Or wilt thou sleep? We’ll have thee to a couch

Softer and sweeter than the lustful bed

On purpose trimmed up for Semiramis.

Say thou wilt walk, we will bestrew the ground;

Or wilt thou ride? Thy horses shall be trapped,

Their harness studded all with gold and pearl.

Dost thou love hawking? Thou hast hawks will soar

Above the morning lark. Or wilt thou hunt?

Thy hounds shall make the welkin answer them,

And fetch shrill echoes from the hollow earth.

1st Serv.Say thou wilt course; thy greyhounds are as swift

As breathéd stags, ay, fleeter than the roe.

2d Serv.Dost thou love pictures? We will fetch thee straight

Adonis paintéd by a running brook;

And Cytherea all in sedges hid,

Which seem to move and wanton with her breath,

Even as the waving sedges play with wind.

Lord.We’ll show thee Io, as she was a maid,

And how she was beguiléd and surprised,

As lively painted as the deed was done.

3d Serv.Or Daphne, roaming through a thorny wood,

Scratching her legs, that one shall swear she bleeds;

And at that sight shall sad Apollo weep,

So workmanly the blood and tears are drawn.

Lord.Thou art a lord, and nothing but a lord:

Thou hast a lady far more beautiful

Than any woman in this waning age.

1st Serv.And, till the tears that she hath shed for thee

Like envious floods o’erran her lovely face,

She was the fairest creature in the world;

And yet she is inferior to none.

Sly.Am I a lord? and have I such a lady?

Or do I dream? Or have I dreamed till now?

I do not sleep; I see, I hear, I speak;

I smell sweet savours, and I feel soft things.

Upon my life, I am a lord indeed,

And not a tinker, nor Christopher Sly.

Well, bring our lady hither to our sight;

And, once again a pot o’ the smallest ale.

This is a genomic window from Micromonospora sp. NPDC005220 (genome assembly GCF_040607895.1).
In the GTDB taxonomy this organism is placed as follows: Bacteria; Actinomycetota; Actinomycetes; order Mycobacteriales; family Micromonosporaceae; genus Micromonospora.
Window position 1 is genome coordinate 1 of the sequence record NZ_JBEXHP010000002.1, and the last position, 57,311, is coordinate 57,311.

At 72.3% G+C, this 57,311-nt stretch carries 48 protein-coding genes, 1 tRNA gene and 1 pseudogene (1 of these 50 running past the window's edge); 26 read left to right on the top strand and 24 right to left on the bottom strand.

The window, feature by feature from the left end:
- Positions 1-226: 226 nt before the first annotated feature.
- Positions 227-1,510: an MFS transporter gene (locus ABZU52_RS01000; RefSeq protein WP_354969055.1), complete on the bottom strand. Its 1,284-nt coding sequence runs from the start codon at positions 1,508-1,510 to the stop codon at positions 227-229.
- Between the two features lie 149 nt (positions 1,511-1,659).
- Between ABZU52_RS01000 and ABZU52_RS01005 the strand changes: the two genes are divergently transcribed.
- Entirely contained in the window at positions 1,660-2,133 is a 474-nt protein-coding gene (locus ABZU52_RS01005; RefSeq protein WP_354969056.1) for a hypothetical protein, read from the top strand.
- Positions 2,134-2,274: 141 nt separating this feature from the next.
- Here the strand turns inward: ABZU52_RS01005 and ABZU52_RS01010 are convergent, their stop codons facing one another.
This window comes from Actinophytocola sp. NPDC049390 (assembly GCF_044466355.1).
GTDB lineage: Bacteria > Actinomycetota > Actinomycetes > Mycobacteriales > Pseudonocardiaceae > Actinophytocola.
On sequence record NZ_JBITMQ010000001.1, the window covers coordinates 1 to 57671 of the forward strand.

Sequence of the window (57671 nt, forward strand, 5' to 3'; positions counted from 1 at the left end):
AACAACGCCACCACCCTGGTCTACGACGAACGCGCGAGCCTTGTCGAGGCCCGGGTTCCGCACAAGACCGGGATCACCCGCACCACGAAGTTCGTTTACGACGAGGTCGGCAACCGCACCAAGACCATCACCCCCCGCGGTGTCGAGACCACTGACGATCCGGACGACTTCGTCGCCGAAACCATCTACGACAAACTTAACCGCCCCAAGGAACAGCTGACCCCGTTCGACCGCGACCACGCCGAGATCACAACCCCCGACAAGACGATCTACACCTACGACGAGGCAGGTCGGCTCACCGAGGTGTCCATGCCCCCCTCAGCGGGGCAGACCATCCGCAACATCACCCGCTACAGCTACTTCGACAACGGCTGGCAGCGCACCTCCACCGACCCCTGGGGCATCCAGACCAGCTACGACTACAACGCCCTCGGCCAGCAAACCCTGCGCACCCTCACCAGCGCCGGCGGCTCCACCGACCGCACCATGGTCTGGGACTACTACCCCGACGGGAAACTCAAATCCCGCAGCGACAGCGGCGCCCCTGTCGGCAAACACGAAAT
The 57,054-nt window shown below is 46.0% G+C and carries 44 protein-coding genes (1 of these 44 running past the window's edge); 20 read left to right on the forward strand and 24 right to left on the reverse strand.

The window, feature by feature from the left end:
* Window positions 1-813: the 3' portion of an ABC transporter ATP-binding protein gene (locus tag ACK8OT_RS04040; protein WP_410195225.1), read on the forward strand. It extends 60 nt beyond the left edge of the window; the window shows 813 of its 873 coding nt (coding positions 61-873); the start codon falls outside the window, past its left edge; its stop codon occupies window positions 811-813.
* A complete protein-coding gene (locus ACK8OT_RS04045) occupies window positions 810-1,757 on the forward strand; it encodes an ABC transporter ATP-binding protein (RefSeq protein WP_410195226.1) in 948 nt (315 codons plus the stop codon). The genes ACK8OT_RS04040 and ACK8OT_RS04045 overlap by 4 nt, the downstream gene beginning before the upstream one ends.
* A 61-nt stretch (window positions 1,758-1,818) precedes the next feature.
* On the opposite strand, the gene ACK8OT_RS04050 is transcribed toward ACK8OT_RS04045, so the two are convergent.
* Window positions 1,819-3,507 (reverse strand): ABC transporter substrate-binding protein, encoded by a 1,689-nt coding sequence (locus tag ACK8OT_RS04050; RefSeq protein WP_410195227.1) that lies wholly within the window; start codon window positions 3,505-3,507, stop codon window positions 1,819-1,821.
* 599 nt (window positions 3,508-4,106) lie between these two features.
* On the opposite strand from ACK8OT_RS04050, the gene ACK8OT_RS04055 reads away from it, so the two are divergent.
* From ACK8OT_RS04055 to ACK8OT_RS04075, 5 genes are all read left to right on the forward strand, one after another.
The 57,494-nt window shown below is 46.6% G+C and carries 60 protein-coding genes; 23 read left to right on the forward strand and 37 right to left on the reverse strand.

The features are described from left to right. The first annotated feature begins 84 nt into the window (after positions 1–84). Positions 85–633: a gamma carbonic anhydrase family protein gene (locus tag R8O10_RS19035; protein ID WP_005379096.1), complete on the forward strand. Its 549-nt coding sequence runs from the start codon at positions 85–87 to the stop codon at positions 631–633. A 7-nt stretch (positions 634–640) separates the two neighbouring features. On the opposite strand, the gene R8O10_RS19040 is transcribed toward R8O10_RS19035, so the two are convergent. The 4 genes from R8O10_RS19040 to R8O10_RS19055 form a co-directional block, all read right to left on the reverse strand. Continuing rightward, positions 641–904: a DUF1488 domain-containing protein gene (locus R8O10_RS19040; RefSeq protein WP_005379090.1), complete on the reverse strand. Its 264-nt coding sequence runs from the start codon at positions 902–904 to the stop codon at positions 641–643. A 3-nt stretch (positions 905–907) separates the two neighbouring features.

2d Serv.Will’t please your mightiness to wash your hands?

(SERVANTS present a ewer, basin, and napkin.)

Oh, how we joy to see your wit restored!

Oh, that once more you knew but what you are!

These fifteen years you have been in a dream,

Or, when you waked, so waked as if you slept.

Sly.These fifteen years! By my fay, a goodly nap!

But did I never speak of all that time?

1st Serv.O, yes, my lord, but very idle words;

For though you lay here in this goodly chamber,

Yet would you say ye were beaten out of door,

And rail upon the hostess of the house,

And say you would present her at the leet,

Because she brought stone jugs and no sealed quarts.

Sometimes you would call out for Cicely Hacket.

Sly.Ay, the woman’s maid of the house.

3d Serv.Why, sir, you know no house, nor no such maid,

Nor no such men, as you have reckoned up—

As Stephen Sly, and old John Naps of Greece,

And Peter Turf, and Henry Pimpernell,

And twenty more such names and men as these,

Which never were, nor no man ever saw.

Sly.Now, Lord be thankéd for my good amends!


Sly.I thank thee; thou shalt not lose by it.

Enter PAGE, as a lady.

Page.How fares my noble lord?

Sly.Marry, I fare well, for here is cheer enough.

Where is my wife?

Page.Here, noble lord. What is thy will with her?

Sly.Are you my wife, and will not call me husband?

My men should call me lord; I am your goodman.

Page.My husband and my lord, my lord and husband;

I am your wife in all obedience.

Sly.I know it well.—What must I call her?


Sly.Al’ce madam, or Joan madam?

Lord.Madam, and nothing else: so lords call ladies.

Sly.Madam wife, they say that I have dreamed,

And slept above some fifteen year or more.

Page.Ay, and the time seems thirty unto me,

Being all this time abandoned from your bed.

Sly.’Tis much.—Servants, leave me and her alone.—

Madam, undress you, and come now to bed.

Page.Thrice noble lord, let me entreat of you

To pardon me yet for a night or two;

Or, if not so, until the sun be set:

For your physicians have expressly charged,

In peril to incur your former malady,

That I should yet absent me from your bed.

I hope this reason stands for my excuse.

Sly.Ay, it stands so, that I may hardly tarry so long; but I would be loth to fall into my dreams again. I will therefore tarry, in despite of the flesh and the blood.